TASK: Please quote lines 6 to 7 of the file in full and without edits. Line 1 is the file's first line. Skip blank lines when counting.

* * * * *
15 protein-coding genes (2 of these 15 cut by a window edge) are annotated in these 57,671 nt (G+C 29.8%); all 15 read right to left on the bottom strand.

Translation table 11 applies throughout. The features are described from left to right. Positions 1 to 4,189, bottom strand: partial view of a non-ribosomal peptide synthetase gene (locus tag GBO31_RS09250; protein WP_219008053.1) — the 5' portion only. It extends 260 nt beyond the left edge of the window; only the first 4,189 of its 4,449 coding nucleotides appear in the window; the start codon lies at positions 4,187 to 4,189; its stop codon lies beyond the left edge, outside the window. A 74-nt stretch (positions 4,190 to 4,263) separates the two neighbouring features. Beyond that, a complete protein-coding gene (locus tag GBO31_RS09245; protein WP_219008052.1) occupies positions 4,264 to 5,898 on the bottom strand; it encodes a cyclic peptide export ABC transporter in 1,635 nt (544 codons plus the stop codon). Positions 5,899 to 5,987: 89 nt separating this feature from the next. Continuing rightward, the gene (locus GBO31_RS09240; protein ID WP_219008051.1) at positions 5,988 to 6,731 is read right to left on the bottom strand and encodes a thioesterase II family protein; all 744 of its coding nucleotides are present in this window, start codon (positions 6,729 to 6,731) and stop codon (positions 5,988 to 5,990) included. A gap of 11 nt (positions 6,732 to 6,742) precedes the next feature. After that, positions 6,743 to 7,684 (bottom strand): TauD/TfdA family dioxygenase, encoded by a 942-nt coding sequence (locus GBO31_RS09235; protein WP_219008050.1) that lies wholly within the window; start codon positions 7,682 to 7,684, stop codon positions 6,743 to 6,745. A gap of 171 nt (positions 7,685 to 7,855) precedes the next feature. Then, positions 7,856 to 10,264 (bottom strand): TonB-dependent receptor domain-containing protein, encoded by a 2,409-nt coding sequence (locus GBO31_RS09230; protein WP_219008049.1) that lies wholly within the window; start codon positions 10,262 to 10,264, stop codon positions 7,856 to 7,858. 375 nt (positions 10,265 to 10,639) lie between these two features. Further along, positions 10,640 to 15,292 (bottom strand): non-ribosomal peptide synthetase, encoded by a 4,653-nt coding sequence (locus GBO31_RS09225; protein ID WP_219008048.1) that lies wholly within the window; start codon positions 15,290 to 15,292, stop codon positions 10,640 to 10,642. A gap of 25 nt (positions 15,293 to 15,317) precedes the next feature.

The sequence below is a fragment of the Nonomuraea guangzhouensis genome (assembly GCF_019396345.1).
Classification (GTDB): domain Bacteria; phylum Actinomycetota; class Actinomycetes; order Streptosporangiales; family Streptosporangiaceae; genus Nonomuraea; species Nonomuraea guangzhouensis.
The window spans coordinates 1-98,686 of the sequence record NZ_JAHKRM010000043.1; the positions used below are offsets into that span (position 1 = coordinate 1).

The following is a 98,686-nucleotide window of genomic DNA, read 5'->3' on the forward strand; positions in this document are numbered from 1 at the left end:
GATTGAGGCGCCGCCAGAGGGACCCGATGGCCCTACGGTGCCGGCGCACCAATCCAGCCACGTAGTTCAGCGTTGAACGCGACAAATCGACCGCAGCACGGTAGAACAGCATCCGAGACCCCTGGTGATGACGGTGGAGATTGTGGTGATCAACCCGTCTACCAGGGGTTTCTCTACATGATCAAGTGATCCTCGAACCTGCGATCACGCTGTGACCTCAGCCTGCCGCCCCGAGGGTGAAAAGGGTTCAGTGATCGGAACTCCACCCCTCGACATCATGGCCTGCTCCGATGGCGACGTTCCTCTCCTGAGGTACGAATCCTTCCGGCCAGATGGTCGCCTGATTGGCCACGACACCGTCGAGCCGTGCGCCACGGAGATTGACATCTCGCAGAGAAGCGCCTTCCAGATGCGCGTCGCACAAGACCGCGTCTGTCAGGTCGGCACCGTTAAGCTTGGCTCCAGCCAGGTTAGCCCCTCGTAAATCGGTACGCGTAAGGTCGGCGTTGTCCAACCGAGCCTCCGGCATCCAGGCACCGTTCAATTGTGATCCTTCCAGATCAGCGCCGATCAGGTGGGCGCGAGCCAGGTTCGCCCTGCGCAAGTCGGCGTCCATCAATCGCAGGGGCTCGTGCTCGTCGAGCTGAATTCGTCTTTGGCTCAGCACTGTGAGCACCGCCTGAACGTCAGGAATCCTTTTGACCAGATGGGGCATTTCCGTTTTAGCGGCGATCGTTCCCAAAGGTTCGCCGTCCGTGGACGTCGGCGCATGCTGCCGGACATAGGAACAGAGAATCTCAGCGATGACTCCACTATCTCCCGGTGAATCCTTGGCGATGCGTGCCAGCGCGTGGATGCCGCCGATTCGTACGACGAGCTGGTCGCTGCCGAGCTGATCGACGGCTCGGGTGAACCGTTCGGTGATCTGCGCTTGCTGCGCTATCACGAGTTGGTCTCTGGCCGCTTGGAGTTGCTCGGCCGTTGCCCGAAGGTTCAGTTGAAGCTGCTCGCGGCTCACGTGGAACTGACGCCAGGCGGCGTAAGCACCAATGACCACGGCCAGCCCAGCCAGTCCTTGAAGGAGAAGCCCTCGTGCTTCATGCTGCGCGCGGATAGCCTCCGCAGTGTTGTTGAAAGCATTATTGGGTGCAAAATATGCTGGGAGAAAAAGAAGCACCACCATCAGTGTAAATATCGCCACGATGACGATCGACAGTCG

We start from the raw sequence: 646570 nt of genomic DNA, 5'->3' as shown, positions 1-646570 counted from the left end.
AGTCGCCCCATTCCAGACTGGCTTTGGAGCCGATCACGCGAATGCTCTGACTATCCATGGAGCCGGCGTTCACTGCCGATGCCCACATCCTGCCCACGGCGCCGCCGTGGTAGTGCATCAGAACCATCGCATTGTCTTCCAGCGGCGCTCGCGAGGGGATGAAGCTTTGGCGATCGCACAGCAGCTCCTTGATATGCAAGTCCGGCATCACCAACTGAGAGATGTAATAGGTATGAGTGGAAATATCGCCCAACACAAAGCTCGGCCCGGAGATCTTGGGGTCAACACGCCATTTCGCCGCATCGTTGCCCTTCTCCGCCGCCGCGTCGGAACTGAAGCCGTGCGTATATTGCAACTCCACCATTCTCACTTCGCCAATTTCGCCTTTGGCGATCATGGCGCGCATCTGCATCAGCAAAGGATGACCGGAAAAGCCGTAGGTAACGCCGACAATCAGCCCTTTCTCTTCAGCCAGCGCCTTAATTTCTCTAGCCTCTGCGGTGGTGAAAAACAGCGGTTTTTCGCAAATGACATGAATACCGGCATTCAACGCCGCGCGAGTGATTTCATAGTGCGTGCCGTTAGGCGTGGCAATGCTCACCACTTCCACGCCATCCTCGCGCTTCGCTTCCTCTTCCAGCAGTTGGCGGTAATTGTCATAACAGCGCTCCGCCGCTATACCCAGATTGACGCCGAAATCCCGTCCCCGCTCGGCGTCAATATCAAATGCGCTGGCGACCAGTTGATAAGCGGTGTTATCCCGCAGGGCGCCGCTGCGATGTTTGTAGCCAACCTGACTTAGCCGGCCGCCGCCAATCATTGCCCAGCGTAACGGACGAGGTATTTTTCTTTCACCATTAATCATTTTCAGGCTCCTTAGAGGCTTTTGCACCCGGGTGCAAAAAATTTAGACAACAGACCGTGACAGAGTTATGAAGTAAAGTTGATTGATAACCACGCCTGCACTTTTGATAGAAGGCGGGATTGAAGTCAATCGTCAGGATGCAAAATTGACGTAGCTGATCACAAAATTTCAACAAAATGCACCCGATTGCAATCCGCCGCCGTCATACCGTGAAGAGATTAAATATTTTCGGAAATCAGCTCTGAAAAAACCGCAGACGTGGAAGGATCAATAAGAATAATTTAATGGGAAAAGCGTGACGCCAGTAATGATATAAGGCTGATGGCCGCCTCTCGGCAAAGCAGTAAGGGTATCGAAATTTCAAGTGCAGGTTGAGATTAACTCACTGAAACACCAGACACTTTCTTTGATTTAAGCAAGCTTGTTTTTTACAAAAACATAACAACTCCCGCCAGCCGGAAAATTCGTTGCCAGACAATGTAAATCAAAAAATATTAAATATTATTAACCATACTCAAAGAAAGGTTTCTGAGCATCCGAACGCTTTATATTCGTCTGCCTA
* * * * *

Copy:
The following is a 98,686-nucleotide window of genomic DNA, read 5'->3' on the forward strand; positions in this document are numbered from 1 at the left end:
GATTGAGGCGCCGCCAGAGGGACCCGATGGCCCTACGGTGCCGGCGCACCAATCCAGCCACGTAGTTCAGCGTTGAACGCGACAAATCGACCGCAGCACGGTAGAACAGCATCCGAGACCCCTGGTGATGACGGTGGAGATTGTGGTGATCAACCCGTCTACCAGGGGTTTCTCTACATGATCAAGTGATCCTCGAACCTGCGATCACGCTGTGACCTCAGCCTGCCGCCCCGAGGGTGAAAAGGGTTCAGTGATCGGAACTCCACCCCTCGACATCATGGCCTGCTCCGATGGCGACGTTCCTCTCCTGAGGTACGAATCCTTCCGGCCAGATGGTCGCCTGATTGGCCACGACACCGTCGAGCCGTGCGCCACGGAGATTGACATCTCGCAGAGAAGCGCCTTCCAGATGCGCGTCGCACAAGACCGCGTCTGTCAGGTCGGCACCGTTAAGCTTGGCTCCAGCCAGGTTAGCCCCTCGTAAATCGGTACGCGTAAGGTCGGCGTTGTCCAACCGAGCCTCCGGCATCCAGGCACCGTTCAATTGTGATCCTTCCAGATCAGCGCCGATCAGGTGGGCGCGAGCCAGGTTCGCCCTGCGCAAGTCGGCGTCCATCAATCGCAGGGGCTCGTGCTCGTCGAGCTGAATTCGTCTTTGGCTCAGCACTGTGAGCACCGCCTGAACGTCAGGAATCCTTTTGACCAGATGGGGCATTTCCGTTTTAGCGGCGATCGTTCCCAAAGGTTCGCCGTCCGTGGACGTCGGCGCATGCTGCCGGACATAGGAACAGAGAATCTCAGCGATGACTCCACTATCTCCCGGTGAATCCTTGGCGATGCGTGCCAGCGCGTGGATGCCGCCGATTCGTACGACGAGCTGGTCGCTGCCGAGCTGATCGACGGCTCGGGTGAACCGTTCGGTGATCTGCGCTTGCTGCGCTATCACGAGTTGGTCTCTGGCCGCTTGGAGTTGCTCGGCCGTTGCCCGAAGGTTCAGTTGAAGCTGCTCGCGGCTCACGTGGAACTGACGCCAGGCGGCGTAAGCACCAATGACCACGGCCAGCCCAGCCAGTCCTTGAAGGAGAAGCCCTCGTGCTTCATGCTGCGCGCGGATAGCCTCCGCAGTGTTGTTGAAAGCATTATTGGGTGCAAAATATGCTGGGAGAAAAAGAAGCACCACCATCAGTGTAAATATCGCCACGATGACGATCGACAGTCG